When my son was a baby, the internet didn’t exist. There wasn’t any way for me to get information on his condition other than medical journals. All those journals said that he would did within the first month. Well, he made it through that first month and he is now 23 years old! Back then, I started a support group. I talked to people locally and around the world. I LOVED it and supported families for about 7 years until my baby # 2 and my college school work got to be too much for me to juggle it all. Not only did I support the families, they supported me! I strongly suggest support groups. Here are some more thoughts on them…
Sometimes the hardest thing about being a family caregiver of a child with special needs is not knowing what to expect or just needing a listening ear. There are many organizations out there to help parents of children with special health care needs.
Parent-to-Parent (P2P) matches trained volunteer parents to families of children with the same condition or facing the same or similar circumstances. The volunteers have been through many of the same experiences such as diagnosis, early intervention, and transition, or are impacted by the same systems, such as education, Maternal and Child Health Title V, mental health, or child welfare, and can offer good information. They also offer emotional support when a parent is feeling overwhelmed. P2P volunteers are also geographically matched by state so they would know of many resources ranging from therapies to recreation that are available to their family match.
Disability Specific Groups
Many national and state organizations dealing with specific conditions also help families connect. Parents can get a list of organizations either through Exceptional Parent magazine or the Parent Center Hub. Exceptional Parent puts out an annual resource guide. The Parent Center Hub has a listing of disability resources. For mental health, the Federation of Families for Children’s Mental Health and also the National Alliance on Mental Illness are excellent resources.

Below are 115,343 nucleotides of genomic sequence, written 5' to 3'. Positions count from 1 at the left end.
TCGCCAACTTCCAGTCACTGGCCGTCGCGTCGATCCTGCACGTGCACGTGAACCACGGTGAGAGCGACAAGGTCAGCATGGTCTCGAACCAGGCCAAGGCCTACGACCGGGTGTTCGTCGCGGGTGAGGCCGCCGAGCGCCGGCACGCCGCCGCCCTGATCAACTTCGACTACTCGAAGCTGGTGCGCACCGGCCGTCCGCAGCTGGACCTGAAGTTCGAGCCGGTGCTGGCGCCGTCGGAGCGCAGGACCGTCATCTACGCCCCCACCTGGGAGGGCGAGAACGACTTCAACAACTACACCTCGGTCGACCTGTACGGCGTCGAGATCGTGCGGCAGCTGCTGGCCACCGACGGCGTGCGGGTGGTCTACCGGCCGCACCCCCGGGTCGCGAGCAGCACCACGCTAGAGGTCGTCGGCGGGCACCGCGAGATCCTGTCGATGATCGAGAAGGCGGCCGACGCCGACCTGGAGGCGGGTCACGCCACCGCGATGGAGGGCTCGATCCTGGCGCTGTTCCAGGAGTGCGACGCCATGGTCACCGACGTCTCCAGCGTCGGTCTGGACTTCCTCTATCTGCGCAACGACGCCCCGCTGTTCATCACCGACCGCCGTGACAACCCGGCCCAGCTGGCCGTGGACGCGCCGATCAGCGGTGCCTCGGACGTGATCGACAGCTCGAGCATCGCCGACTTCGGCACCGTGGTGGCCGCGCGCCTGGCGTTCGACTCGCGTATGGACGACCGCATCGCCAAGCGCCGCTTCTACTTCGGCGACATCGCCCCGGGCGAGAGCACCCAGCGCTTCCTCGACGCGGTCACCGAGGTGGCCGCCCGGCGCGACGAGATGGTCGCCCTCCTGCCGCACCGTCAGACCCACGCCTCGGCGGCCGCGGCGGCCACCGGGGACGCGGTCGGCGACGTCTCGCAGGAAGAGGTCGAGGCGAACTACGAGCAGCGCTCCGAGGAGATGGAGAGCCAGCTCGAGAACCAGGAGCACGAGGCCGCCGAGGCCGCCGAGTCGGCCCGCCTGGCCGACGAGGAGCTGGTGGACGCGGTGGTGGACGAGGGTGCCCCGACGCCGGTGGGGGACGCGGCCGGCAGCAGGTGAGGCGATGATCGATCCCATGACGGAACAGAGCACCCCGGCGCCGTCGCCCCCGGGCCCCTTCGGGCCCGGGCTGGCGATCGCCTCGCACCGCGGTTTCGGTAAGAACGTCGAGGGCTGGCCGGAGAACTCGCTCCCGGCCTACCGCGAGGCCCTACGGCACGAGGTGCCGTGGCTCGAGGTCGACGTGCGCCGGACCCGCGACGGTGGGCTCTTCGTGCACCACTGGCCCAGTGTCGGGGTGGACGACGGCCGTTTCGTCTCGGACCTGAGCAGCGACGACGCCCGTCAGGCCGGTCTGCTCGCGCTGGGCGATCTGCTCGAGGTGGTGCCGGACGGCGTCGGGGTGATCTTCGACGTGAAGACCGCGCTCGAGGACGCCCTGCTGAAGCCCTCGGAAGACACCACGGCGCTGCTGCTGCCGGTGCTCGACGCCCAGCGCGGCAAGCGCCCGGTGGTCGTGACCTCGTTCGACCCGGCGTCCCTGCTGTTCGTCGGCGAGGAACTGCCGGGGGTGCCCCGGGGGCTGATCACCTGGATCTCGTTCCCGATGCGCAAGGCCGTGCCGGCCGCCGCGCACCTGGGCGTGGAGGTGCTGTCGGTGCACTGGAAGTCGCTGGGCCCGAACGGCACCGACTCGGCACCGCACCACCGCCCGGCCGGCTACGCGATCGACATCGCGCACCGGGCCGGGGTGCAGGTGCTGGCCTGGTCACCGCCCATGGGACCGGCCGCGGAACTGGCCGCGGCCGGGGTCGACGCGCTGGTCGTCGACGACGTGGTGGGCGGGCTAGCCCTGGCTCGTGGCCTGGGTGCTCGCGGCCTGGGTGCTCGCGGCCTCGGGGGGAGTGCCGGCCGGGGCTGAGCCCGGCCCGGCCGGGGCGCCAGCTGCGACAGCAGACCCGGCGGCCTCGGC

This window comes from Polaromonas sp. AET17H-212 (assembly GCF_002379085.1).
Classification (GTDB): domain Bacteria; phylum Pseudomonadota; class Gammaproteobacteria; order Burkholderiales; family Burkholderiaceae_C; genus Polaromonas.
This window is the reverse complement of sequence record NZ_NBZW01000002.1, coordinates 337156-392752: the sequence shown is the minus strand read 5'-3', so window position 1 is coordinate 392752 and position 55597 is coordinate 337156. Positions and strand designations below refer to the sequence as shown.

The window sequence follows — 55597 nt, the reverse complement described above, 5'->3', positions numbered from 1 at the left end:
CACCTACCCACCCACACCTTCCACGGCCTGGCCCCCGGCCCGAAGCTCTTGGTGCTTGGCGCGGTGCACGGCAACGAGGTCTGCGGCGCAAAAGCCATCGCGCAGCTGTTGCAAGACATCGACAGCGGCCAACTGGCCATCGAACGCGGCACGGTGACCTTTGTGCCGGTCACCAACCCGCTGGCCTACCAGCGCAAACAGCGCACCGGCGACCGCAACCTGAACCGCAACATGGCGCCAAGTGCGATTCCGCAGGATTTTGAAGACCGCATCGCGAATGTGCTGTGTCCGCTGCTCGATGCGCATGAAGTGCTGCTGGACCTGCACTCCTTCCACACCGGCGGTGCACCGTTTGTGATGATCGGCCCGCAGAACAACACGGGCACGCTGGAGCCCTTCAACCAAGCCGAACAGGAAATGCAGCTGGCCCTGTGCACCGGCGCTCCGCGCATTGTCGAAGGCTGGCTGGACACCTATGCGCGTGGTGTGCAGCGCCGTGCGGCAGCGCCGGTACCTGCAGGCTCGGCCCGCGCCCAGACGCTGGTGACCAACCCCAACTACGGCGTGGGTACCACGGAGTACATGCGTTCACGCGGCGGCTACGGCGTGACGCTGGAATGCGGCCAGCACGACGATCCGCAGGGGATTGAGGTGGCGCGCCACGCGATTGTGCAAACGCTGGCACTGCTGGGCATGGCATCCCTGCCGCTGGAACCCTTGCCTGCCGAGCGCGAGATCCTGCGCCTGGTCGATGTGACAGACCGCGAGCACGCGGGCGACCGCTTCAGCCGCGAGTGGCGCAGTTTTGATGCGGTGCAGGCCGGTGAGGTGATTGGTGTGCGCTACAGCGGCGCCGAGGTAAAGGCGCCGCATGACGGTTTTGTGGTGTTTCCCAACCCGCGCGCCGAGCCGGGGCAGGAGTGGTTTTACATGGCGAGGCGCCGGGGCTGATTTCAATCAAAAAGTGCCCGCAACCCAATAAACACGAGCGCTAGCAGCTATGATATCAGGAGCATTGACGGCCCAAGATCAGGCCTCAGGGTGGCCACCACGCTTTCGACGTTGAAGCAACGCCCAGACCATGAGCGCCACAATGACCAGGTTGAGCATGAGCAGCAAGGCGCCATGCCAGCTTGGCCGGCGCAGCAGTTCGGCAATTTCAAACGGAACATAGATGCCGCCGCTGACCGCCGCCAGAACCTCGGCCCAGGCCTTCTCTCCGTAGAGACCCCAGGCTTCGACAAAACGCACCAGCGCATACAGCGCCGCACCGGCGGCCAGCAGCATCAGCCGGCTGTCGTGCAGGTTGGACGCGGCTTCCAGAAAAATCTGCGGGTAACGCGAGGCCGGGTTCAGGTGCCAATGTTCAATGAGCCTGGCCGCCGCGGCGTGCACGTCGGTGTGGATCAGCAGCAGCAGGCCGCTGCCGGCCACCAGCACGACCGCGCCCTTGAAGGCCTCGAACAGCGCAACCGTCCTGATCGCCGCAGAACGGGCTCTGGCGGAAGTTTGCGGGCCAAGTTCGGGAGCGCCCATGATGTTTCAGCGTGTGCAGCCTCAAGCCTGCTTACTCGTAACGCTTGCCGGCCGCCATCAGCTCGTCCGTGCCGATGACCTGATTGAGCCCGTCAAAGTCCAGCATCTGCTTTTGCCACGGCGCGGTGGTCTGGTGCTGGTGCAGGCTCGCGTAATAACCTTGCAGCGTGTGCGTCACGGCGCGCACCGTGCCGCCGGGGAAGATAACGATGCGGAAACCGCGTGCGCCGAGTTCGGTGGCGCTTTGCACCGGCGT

Other Matching Organizations
Friends Health Connection (FHC) matches individuals with specific conditions, or their caregivers. This is especially important as children transition to adult care and can have someone with whom to communicate. FHC also has an online community and offers free webinars. Another good option is a support group. The American Self-Help Clearinghouse lists support groups nationwide. Here, parents can talk to other families going through the same experiences.
Other Family Support Resources
Every state also has at least one Parent Training and Information Center and a Family Voices/Family-to- Family Health Information Center, staffed by families of children with disabilities and special healthcare needs. Contacting Parent Centers and F2F Centers can connect families to support as well as information and training around early intervention, education, healthcare, and transition to adult systems of care.
Parents of children with disabilities need to get information on their child’s condition and also talk to other families. This way they won’t feel so helpless or hopeless. Parents can talk to other families for information and support, making their family unit stronger.